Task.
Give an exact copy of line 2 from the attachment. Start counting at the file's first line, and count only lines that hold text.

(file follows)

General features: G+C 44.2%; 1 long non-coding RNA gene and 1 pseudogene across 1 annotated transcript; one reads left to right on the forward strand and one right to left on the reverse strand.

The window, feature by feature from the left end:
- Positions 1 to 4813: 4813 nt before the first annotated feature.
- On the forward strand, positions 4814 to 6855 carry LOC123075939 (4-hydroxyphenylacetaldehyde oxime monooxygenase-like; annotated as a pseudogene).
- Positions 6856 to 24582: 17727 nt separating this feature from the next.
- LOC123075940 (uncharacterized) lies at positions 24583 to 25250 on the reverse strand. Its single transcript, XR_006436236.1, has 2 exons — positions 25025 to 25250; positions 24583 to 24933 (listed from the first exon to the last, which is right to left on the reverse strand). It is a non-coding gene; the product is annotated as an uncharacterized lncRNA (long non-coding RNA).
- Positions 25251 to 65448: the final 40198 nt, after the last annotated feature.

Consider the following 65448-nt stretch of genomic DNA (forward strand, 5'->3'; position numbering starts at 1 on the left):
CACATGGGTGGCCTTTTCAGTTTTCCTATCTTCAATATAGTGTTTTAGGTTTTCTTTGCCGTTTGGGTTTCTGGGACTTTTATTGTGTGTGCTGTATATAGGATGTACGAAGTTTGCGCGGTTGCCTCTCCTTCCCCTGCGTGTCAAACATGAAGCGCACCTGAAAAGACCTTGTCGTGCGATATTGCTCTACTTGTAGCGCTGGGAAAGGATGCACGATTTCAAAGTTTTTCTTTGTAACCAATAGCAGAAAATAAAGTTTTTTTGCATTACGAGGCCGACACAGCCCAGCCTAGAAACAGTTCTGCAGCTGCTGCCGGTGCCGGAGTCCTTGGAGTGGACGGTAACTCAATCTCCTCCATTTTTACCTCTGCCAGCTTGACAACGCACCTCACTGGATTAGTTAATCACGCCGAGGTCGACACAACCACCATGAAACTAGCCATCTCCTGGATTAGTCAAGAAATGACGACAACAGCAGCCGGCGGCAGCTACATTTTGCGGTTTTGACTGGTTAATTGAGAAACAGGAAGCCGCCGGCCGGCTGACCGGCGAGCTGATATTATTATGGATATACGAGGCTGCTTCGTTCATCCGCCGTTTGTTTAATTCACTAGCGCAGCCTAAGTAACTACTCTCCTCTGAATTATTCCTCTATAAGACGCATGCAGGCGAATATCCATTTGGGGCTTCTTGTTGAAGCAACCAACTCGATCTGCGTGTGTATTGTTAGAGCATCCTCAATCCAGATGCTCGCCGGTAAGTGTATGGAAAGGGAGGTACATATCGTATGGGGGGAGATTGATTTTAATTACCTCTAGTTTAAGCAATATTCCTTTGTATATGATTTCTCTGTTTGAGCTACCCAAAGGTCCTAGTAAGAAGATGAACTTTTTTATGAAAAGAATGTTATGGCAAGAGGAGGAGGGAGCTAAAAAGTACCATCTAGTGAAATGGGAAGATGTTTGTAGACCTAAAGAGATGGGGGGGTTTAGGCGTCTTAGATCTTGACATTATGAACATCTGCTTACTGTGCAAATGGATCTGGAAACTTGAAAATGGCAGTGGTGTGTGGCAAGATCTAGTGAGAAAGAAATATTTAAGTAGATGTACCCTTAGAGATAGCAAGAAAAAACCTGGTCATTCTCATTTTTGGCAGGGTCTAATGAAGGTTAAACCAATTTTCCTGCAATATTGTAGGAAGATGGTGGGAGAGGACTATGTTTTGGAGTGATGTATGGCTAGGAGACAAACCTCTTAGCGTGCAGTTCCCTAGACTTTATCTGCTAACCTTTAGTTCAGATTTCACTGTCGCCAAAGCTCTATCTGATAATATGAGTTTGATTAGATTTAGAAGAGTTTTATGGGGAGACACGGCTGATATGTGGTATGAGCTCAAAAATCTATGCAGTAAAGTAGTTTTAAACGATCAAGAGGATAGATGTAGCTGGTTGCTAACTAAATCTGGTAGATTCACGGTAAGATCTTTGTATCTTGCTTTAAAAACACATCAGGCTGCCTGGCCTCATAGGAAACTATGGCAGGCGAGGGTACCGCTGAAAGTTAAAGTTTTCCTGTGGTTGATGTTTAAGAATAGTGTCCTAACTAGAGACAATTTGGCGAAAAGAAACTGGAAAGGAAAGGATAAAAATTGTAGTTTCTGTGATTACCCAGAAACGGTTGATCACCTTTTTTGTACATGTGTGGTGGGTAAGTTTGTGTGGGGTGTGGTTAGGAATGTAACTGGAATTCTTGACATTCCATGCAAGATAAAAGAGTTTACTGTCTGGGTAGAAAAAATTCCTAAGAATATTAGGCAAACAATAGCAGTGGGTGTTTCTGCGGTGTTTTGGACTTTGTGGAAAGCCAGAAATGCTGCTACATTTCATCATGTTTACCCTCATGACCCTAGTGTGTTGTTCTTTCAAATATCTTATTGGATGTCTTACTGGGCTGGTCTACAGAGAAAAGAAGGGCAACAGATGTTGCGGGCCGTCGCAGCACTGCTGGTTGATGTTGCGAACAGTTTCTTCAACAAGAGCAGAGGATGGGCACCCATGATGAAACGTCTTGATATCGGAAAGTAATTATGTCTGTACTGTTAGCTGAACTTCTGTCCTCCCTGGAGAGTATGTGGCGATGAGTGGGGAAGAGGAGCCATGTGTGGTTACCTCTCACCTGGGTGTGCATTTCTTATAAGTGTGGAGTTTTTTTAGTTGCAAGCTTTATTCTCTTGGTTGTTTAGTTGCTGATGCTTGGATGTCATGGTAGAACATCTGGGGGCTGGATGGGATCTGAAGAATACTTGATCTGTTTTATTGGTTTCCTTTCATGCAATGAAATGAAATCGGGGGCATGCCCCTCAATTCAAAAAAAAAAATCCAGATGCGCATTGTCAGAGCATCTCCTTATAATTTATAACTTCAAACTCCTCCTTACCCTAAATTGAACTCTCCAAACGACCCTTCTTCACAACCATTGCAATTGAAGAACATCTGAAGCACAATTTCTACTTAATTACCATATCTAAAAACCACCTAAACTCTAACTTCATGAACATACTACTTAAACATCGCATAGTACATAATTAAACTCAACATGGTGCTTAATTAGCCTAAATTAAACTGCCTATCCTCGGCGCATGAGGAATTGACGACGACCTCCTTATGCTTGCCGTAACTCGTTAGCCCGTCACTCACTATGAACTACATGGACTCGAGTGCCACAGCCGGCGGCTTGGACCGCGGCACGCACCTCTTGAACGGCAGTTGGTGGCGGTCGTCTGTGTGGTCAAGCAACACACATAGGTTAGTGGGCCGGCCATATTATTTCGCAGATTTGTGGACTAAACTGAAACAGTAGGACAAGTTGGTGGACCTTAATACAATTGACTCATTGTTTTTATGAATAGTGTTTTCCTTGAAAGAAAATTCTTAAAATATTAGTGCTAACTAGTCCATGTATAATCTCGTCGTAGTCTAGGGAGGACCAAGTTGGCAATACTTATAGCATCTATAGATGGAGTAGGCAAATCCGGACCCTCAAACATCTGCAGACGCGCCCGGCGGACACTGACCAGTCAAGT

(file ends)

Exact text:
The window, feature by feature from the left end: